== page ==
State Analyses

Based on an Environmental Working Group (EWG) analysis of current claims and patents, Nevada has the most public land at risk, with more than 2.5 million acres of mining claims that could be purchased and developed in any way the new owner saw fit. Arizona is next with 641,883 acres, followed by California (635,225 acres), and Utah (367,244 acres)(EWG 2004).



Passage of the Pombo Amendment Would Put As Many As 350 Million Acres of Public Land Up For Sale

State Mining Acres Currently Claimed Public Land Potentially For Sale
Alaska 196,409 N/A
Arizona 641,883 34,314,000
California 635,225 45,210,000
Colorado 123,457 24,086,000
Idaho 260,185 32,605,000
Montana 245,869 26,067,000
Nevada 2,508,276 58,295,000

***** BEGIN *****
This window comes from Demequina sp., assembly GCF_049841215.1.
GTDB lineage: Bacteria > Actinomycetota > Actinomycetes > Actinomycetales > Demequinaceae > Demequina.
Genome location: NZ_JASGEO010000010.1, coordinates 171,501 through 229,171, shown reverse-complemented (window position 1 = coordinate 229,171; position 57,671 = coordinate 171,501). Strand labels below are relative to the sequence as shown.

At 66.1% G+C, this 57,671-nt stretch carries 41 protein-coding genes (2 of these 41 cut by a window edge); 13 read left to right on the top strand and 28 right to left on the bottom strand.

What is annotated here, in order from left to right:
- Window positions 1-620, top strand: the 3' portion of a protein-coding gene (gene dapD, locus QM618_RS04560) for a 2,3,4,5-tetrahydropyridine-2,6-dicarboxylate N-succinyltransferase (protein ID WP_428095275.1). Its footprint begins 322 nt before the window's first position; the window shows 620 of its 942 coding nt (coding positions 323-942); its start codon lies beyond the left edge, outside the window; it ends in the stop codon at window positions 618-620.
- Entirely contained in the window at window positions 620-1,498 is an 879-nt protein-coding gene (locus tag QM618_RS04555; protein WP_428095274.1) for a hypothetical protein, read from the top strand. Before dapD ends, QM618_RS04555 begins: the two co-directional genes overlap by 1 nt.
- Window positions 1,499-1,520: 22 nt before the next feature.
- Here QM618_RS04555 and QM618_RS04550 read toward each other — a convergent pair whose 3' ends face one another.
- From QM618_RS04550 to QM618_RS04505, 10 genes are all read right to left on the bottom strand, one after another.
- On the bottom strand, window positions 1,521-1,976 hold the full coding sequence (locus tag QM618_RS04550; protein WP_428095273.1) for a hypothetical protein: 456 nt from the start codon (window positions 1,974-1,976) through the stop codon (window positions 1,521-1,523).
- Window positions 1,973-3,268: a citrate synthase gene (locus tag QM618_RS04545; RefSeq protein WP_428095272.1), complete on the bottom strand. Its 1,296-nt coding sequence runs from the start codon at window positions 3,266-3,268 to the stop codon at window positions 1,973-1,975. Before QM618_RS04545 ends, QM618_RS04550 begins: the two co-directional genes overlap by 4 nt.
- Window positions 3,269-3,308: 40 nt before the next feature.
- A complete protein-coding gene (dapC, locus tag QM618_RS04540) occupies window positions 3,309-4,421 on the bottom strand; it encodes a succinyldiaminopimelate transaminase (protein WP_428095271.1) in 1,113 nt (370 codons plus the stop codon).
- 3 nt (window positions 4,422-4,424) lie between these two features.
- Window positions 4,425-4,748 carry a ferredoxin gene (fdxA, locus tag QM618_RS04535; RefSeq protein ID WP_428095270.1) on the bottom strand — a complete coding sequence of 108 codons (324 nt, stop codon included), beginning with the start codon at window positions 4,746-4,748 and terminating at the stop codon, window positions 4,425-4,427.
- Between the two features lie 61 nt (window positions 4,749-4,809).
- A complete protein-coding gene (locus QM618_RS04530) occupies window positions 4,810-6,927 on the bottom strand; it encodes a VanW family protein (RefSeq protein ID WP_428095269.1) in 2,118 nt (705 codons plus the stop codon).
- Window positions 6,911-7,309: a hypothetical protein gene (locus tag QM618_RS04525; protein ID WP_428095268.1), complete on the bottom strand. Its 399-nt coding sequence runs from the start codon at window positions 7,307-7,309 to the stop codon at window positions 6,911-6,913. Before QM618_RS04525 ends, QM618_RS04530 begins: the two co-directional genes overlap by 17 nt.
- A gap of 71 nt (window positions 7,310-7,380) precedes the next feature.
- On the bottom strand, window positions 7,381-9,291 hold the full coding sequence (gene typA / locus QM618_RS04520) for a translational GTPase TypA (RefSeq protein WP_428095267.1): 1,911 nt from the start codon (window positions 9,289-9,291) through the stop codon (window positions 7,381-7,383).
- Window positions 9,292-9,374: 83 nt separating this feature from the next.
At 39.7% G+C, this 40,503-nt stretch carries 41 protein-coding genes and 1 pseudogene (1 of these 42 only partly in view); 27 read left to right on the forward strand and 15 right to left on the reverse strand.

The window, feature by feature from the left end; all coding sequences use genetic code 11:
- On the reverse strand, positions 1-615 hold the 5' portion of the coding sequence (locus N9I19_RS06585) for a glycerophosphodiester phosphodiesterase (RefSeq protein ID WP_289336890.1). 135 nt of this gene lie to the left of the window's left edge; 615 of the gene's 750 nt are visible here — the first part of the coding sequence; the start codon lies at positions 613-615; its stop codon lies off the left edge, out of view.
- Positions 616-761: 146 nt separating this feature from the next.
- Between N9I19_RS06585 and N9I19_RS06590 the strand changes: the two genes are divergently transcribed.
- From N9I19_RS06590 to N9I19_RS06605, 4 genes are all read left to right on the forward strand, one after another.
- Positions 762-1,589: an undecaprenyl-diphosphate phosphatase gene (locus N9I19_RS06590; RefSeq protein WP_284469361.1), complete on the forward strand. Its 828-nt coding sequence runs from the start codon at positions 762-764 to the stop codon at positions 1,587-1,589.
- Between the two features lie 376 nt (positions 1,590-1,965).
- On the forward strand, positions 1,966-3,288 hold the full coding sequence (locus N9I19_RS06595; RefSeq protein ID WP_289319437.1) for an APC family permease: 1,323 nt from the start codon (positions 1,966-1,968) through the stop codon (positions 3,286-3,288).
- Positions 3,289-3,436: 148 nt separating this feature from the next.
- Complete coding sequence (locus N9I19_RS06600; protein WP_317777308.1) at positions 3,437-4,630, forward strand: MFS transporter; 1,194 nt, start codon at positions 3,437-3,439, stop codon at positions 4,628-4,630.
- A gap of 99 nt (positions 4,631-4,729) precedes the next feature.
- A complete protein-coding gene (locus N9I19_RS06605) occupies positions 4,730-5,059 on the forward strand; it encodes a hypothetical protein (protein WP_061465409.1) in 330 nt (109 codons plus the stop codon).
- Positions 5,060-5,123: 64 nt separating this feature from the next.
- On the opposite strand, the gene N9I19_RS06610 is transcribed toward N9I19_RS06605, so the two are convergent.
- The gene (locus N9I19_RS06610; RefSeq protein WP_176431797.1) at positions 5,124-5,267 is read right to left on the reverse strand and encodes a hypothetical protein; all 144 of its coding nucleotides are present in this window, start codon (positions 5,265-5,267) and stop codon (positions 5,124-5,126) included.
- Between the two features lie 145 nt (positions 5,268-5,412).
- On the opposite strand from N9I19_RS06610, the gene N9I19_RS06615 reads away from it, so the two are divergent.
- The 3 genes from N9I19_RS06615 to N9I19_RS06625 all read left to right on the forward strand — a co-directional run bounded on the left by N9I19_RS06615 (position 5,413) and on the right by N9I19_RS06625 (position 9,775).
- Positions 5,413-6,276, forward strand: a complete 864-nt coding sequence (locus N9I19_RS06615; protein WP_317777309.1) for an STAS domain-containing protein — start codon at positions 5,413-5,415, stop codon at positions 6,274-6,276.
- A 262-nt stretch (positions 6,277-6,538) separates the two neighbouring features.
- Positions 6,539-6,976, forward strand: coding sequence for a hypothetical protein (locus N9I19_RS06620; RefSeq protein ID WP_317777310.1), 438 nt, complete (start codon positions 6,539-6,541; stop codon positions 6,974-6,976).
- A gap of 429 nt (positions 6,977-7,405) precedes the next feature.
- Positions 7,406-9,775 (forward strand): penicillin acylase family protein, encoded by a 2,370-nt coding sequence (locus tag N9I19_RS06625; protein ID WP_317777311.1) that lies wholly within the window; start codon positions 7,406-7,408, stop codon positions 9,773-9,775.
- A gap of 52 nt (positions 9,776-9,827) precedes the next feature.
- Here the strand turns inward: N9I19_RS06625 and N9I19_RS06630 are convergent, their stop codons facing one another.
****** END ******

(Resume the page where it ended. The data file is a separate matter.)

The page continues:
New Mexico 170,231 26,253,000
Oregon 191,391 32,298,000
South Dakota 22,036 N/A
Utah 367,244 32,762,000
Washington 50,632 12,091,000
Wyoming 353,499 30,455,000
Total 5,766,337 354,436,000

 

>Source: EWG, compiled from BLM LR2000 database.

>Note: Mining claim data current as of the 2004 calendar year. Land potentially for sale was calculated from U.S. Geological Survey data of federal surface land ownership in 11 western states. Land potentially for sale does not include National Parks, Wilderness, Department of Defense land or private land on which the federal government holds the mineral rights. For more information on land potentially for sale, see National Academies of Science (NAS). 1999. Hardrock Mining on Federal Lands, at 1. Accessed online November 2, 2005 at http://www.nap.edu/books/0309065968/html/R1.html.

Nevada also has the most acres that could be privatized inside or within five miles of natural treasures including National Parks, wilderness areas, wildlife refuges and other critical areas (902,267). Nevada is followed by California with 497,401 acres and Arizona with 381,775 acres.